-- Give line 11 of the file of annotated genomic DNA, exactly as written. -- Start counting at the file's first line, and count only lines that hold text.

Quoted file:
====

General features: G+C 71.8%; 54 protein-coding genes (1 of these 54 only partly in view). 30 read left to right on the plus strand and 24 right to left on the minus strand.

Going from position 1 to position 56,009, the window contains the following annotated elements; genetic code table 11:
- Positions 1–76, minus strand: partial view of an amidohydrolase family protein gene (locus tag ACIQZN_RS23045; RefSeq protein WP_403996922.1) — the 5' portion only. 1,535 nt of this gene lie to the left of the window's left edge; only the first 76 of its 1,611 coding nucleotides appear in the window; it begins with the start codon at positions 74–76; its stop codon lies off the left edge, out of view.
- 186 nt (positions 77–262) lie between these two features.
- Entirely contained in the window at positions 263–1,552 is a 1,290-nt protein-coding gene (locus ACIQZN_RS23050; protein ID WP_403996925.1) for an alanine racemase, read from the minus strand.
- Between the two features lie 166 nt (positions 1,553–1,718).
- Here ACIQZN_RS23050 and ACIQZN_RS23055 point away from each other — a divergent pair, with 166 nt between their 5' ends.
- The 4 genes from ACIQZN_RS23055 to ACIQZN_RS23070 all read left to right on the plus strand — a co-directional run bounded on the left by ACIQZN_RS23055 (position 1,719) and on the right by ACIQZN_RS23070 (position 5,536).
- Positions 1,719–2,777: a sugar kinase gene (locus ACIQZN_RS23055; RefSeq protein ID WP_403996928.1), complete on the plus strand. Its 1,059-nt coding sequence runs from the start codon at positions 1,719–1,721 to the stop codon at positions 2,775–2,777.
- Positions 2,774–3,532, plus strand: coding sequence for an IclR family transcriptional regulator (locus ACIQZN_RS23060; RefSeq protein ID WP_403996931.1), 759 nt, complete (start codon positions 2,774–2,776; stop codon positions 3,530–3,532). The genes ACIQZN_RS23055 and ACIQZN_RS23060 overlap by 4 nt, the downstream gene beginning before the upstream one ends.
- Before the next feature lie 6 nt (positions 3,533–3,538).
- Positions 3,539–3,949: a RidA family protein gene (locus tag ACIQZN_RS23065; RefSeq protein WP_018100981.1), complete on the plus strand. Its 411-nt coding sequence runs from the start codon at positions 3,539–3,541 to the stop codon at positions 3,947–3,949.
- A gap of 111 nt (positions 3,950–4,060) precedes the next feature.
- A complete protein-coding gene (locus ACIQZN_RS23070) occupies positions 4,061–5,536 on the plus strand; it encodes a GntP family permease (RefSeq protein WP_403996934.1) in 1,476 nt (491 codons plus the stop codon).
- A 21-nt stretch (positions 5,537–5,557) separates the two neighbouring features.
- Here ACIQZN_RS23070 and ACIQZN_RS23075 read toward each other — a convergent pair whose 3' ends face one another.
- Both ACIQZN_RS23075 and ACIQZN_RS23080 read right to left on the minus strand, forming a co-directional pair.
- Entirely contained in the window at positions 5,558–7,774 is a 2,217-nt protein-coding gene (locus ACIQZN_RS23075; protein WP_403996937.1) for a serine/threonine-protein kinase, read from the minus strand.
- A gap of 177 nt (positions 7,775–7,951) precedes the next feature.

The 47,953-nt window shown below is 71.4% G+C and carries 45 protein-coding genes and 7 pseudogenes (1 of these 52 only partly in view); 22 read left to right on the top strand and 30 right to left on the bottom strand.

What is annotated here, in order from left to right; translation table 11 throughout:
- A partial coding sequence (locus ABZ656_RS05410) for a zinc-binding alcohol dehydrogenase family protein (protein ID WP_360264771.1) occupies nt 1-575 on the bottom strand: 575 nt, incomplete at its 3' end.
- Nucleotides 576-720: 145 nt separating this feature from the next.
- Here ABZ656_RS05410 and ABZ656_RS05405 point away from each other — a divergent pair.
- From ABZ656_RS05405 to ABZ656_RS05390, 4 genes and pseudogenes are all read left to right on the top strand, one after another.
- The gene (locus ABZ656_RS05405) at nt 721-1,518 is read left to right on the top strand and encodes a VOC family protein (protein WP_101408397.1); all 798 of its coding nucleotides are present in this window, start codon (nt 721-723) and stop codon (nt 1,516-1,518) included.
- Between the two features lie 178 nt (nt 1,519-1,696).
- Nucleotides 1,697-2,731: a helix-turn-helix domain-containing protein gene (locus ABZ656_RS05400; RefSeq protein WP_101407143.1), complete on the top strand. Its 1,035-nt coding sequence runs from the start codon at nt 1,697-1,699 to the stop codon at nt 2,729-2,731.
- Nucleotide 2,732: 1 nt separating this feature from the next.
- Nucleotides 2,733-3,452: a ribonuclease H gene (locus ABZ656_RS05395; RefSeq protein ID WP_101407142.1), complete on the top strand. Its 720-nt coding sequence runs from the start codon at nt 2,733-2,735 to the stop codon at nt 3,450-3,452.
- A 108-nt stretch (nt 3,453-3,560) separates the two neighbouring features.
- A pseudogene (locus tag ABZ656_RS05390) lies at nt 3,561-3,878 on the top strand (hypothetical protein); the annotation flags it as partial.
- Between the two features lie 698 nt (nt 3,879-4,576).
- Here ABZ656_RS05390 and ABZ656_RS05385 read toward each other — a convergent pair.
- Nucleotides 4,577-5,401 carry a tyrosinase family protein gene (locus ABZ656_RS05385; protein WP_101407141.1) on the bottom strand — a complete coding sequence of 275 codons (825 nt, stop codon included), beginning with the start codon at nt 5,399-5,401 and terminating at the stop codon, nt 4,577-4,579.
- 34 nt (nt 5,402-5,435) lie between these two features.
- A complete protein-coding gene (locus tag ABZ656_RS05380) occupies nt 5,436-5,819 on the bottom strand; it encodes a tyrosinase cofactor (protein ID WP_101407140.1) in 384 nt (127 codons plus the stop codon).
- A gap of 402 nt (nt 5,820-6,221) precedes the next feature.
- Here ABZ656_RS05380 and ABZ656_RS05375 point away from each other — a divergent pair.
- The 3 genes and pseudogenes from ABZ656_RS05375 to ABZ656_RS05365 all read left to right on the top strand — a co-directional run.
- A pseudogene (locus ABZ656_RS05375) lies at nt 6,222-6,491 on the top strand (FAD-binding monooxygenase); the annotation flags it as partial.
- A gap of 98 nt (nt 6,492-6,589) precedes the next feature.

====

- Before the next feature lie 6 nt (positions 3,533–3,538).